Poor Steve James… and he was SO excited for his shoot before this article…

  • Greg

    Well said. Great post!

  • harumph
  • JD Fitzgerald

    Great article. To even further prove your point, the local papers here pay $40/assignment.

  • Jimmy

    An interesting and accurate account of the current state of photographic affairs. But rare photo’s will become less rare with the current tendency toward over-saturation, and in the end everyone will be paying photographers bottom dollar.

    I’m surprised companies like Reebok and other corporate giants haven’t figured out that the photographers they pay thousands of dollars to shoot for them, work for far less for magazines, and are generally producing the same standard of shots for both clients.

    It is also becoming more common for people who’s image is valuable(sports stars, celebrities) to hire a photographer a couple of times a year, and retain the rights of all portrait images taken of them, supplying them to magazines at a fee for use. In a celebrity portrait, it is the photographer who is expendable, not the famous face.

    In the end photographers will all be working for a low hourly rate, and the wheelers and dealers will be making all the money(stock agencies, ad agencies, media outlets, e.t.c.).

    I don’t mean to be too pessimistic, as is always the case there will be some great opportunities out there as well.

  • Renato Murakami

    Sad but true. If you add all the economic realities on the article with the shifting culture around photography, considering it’s becoming a common thing for celebrities to have their own instagram accounts, and people overall getting used to… well… amateur quality photos, then you kinda have a bomb in hands.
    I think and hope there will always be room for pro photographers on editorial shoots, perhaps after a switch of the medium which they are valued. But Joey’s words are valuable as a reflection of what’s currently happening, and on what photographers have to be prepared for…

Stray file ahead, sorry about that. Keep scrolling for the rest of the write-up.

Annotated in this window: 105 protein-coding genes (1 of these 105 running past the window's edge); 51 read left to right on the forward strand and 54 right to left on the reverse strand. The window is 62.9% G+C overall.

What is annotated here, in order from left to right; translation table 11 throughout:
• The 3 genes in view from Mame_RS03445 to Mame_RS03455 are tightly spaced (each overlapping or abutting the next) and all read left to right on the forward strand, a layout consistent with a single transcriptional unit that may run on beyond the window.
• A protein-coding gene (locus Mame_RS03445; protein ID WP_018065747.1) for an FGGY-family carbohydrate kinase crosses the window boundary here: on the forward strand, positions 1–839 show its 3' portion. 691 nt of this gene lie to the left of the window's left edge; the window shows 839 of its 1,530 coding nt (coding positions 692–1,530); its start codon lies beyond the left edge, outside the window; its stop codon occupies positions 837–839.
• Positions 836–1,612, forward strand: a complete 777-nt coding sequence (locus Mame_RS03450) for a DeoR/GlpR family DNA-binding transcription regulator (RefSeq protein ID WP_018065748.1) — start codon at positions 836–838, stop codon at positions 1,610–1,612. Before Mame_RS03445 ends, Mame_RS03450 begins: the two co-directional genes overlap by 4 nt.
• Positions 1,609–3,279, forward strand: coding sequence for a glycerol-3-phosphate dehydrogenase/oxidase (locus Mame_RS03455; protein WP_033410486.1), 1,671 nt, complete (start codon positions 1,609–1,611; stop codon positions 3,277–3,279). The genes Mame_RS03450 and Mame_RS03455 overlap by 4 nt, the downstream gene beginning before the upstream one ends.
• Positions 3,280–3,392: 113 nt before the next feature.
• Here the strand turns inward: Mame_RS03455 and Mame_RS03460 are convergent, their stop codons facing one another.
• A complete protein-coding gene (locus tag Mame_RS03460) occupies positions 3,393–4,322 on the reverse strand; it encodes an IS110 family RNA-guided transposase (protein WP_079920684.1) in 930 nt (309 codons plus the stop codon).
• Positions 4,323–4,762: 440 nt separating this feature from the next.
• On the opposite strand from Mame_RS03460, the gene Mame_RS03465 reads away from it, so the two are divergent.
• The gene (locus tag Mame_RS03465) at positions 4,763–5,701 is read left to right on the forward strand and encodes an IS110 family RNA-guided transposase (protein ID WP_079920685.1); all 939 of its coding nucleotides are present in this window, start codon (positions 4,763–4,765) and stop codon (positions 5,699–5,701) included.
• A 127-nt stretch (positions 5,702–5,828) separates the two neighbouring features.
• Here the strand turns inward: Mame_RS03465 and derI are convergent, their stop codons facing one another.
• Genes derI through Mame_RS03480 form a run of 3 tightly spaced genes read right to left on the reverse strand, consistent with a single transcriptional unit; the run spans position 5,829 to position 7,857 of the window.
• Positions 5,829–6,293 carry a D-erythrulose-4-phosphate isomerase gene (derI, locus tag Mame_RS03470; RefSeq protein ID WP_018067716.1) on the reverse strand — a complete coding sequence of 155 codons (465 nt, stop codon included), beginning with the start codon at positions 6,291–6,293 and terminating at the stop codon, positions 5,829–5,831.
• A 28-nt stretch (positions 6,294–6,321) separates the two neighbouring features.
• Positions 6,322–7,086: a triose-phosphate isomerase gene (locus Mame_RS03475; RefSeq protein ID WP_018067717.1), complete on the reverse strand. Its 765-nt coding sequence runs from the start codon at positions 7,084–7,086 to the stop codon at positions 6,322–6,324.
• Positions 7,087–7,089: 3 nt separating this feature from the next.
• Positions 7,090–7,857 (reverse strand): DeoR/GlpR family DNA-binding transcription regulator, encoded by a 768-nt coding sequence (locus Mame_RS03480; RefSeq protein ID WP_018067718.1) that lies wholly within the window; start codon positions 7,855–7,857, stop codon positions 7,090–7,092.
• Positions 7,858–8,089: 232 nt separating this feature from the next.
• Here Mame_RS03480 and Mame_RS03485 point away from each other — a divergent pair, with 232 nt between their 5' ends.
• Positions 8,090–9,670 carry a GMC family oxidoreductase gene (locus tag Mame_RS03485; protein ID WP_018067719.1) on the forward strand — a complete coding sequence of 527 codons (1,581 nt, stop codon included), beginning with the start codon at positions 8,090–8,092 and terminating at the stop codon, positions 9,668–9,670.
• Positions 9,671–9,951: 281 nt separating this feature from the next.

• Thurston Howell

    No offense but, most of us already know most of this, the real problem is most of us keep accepting assignments that pay stupid fees or take all rights anyway. It’s now beyond crazy how far we have fallen in terms of rates and opportunitites. Photographers can’t make money in stock but the Shutterstock CEO is now a billionaire??!! Getty now pays a 20% royalty instead of what was once 80% and yet the Carlyle group pays almost $1 Billion for them from another hedge fund company!!

    I hear this, “we have no budget” bulls**t all the time and it wouldn’t work in any other business but photographers are the biggest suckers in the world, Hell, some of them pay Getty for the privilege of taking their pictures now! The owners are laughing their asses off at that one. In the end, pubs that can’t pay what good shooters charge (not what the pubs say they pay you, again, a phenomenon found almost exclusively in photography) need to go out of business, simple as that.

    As for photographers, a lot of you need to go out of business too, supply and demand and all that. Even more, if you’re a hobbyist or part timer, stay out of the sandbox! We get it, your dream is to become a pro but you’ve all loved your hobby to death. Thanks to your working for free or stupid low fees, photography in the eyes of most people is now almost worthless and the budgets have shrunk as a result. I cant tell you how many corporate clients now get “Joe from accounting wit the good camera who wants to be a pro” to shoot the head shots and such for the annual report, a job that used to pay $4 or $5 thousand a day. In the last couple years, I’ve had countless former pro friends give up and fold up shop, close studios and seek new careers as the wave of hobbyists decimated corporate, weddings etc and the Wall Street gang find countless way to get their hands on stock photography money.